Channel Four’s latest US import, New Girl, stars Zooey Deschanel as a cute, silly eccentric. You know the type – beautiful, daft, women-children who can barely cope with their lives. Deschanel’s Jess is struggling to cope after a break-up. She is entirely helpless – trying and failing to flirt, only capable of watching Dirty Dancing on loop, and apparently unable to talk without the aid of silly voices and little ditties all about herself. The show’s advert has her lying in a packaging crate looking confused in a prom dress – as if she really were “new,” a freshly hatched chick with no clue.
But this silly creature is nothing new. The ‘Manic Pixie Dream Girl’ is as old as cinema – epitomised by Audrey Hepburn’s naïve, quirky Holly Golightly. She is the ingénue who exists entirely to bring spark and adventure to the life of the young male protagonist. These darlings are always doe-eyed innocents, impulsive and rudderless, with a pocketful of idiosyncrasies. Some of them even wear vintage clothes. They’re more like children or sweet animals than fully-grown women.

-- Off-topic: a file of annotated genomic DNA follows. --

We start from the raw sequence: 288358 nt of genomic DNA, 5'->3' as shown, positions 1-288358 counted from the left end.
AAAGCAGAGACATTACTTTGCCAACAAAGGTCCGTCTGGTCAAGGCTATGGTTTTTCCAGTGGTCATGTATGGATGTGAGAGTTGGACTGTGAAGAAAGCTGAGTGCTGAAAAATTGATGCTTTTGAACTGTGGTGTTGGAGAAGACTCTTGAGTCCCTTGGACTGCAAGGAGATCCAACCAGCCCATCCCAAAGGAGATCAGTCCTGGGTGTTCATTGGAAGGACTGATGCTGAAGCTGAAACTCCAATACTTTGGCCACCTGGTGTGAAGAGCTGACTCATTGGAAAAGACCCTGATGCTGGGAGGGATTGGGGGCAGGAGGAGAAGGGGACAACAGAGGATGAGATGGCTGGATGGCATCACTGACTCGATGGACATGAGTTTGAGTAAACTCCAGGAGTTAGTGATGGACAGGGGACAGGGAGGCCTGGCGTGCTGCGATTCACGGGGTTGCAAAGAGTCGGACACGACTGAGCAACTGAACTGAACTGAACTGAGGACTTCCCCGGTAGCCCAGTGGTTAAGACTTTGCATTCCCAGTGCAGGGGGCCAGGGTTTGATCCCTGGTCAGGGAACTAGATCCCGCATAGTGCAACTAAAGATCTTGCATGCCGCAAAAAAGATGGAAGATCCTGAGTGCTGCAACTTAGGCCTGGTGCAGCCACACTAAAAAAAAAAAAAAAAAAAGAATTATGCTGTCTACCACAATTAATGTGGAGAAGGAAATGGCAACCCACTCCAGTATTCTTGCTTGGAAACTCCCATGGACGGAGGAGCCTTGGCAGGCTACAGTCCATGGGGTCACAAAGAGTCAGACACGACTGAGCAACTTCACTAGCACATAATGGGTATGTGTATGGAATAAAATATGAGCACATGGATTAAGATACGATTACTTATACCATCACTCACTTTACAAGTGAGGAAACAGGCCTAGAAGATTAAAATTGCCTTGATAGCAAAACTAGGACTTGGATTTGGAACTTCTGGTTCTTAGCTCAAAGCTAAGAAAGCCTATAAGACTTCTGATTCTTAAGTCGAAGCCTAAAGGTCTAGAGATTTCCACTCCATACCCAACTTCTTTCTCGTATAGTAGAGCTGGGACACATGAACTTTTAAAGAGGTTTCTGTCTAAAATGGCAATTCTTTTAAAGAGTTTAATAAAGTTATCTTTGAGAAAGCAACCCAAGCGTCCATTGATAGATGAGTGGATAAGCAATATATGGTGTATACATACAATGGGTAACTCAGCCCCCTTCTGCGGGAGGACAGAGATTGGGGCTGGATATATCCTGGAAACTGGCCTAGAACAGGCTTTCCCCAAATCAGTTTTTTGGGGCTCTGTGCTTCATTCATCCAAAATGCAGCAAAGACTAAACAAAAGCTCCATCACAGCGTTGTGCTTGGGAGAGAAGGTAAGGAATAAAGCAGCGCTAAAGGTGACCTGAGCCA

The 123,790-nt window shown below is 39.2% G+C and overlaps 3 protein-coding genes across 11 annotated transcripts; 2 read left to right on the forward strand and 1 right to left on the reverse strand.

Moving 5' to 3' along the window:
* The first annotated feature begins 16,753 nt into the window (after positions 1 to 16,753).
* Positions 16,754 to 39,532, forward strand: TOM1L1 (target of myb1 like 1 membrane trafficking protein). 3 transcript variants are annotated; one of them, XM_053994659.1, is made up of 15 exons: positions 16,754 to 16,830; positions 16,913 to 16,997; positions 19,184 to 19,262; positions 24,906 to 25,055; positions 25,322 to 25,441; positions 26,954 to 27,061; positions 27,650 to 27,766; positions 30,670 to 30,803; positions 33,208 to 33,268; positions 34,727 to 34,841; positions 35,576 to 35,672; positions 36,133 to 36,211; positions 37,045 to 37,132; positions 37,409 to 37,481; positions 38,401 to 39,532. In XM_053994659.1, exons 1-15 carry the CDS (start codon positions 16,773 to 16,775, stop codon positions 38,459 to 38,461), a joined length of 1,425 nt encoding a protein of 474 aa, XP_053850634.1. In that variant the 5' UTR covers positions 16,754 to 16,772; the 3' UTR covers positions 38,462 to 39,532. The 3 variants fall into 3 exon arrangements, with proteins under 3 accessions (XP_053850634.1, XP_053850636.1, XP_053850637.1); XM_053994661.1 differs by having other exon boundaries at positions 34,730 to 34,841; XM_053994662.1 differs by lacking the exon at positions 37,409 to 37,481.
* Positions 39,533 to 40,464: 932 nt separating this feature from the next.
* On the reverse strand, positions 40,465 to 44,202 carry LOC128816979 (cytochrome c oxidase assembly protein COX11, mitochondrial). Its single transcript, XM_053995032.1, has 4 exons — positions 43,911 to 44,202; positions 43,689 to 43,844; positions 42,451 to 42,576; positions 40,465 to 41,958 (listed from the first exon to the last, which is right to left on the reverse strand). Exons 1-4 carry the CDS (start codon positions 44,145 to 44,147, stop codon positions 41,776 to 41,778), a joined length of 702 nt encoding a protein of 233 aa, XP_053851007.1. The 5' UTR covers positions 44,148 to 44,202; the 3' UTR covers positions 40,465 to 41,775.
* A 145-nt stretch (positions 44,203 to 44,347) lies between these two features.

Magazines such as ‘Oh Comely’ take this kook even further. It is packed full of ephemeral faery-women, all floaty and delicate, with their colours washed out. It is all naïve handwritten fonts and pencil sketches. The tangle-haired models look terribly arty , but utterly unchallenging.
It makes us ask – is this sexism for sensitive boys? Is this a fresh kind of chauvinism for clever, complex men who’d never sign up to the patriarchy, but don’t mind a smudge of the patronising? Does this portrayal allow indie boys to stay cushioned by their progressive beliefs, whilst admitting that the beautiful but unthreatening kook is their dream girl?
The women portrayed this way never seem actually weird in an interesting or tough way – they have character quirks, but no real character. With few hopes or desires of their own, they add very little to the scenes they’re in. This breed of cute rapidly becomes grating. Surely it’s high time to kill the kook?